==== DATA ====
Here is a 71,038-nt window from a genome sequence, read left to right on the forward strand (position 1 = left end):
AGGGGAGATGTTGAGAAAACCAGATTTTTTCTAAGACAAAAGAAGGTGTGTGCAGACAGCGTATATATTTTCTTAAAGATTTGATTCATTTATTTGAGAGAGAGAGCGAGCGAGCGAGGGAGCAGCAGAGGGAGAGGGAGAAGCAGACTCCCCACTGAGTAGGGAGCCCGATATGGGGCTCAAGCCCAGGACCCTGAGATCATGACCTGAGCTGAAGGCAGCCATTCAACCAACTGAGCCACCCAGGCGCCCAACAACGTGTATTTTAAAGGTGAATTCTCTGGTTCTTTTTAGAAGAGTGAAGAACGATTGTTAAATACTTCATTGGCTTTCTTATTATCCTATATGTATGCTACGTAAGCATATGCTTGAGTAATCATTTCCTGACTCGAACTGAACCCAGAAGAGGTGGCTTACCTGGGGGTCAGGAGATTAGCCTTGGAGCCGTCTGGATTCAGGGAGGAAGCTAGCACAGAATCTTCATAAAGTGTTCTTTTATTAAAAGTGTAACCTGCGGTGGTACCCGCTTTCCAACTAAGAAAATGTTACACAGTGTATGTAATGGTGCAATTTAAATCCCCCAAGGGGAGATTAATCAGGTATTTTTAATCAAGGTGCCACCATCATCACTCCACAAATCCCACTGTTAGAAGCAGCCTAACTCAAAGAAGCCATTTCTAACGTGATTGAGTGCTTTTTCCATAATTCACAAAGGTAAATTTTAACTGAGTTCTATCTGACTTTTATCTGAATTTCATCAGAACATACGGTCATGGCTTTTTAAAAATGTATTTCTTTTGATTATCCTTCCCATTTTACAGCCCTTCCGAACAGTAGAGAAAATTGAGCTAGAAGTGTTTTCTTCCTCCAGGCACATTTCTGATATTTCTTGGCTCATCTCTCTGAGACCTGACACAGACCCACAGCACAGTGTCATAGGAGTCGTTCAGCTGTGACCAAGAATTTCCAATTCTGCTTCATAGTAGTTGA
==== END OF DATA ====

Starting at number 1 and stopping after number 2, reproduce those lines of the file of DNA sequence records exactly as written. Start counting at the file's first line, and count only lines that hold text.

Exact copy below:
Here is a 71,038-nt window from a genome sequence, read left to right on the forward strand (position 1 = left end):
AGGGGAGATGTTGAGAAAACCAGATTTTTTCTAAGACAAAAGAAGGTGTGTGCAGACAGCGTATATATTTTCTTAAAGATTTGATTCATTTATTTGAGAGAGAGAGCGAGCGAGCGAGGGAGCAGCAGAGGGAGAGGGAGAAGCAGACTCCCCACTGAGTAGGGAGCCCGATATGGGGCTCAAGCCCAGGACCCTGAGATCATGACCTGAGCTGAAGGCAGCCATTCAACCAACTGAGCCACCCAGGCGCCCAACAACGTGTATTTTAAAGGTGAATTCTCTGGTTCTTTTTAGAAGAGTGAAGAACGATTGTTAAATACTTCATTGGCTTTCTTATTATCCTATATGTATGCTACGTAAGCATATGCTTGAGTAATCATTTCCTGACTCGAACTGAACCCAGAAGAGGTGGCTTACCTGGGGGTCAGGAGATTAGCCTTGGAGCCGTCTGGATTCAGGGAGGAAGCTAGCACAGAATCTTCATAAAGTGTTCTTTTATTAAAAGTGTAACCTGCGGTGGTACCCGCTTTCCAACTAAGAAAATGTTACACAGTGTATGTAATGGTGCAATTTAAATCCCCCAAGGGGAGATTAATCAGGTATTTTTAATCAAGGTGCCACCATCATCACTCCACAAATCCCACTGTTAGAAGCAGCCTAACTCAAAGAAGCCATTTCTAACGTGATTGAGTGCTTTTTCCATAATTCACAAAGGTAAATTTTAACTGAGTTCTATCTGACTTTTATCTGAATTTCATCAGAACATACGGTCATGGCTTTTTAAAAATGTATTTCTTTTGATTATCCTTCCCATTTTACAGCCCTTCCGAACAGTAGAGAAAATTGAGCTAGAAGTGTTTTCTTCCTCCAGGCACATTTCTGATATTTCTTGGCTCATCTCTCTGAGACCTGACACAGACCCACAGCACAGTGTCATAGGAGTCGTTCAGCTGTGACCAAGAATTTCCAATTCTGCTTCATAGTAGTTGA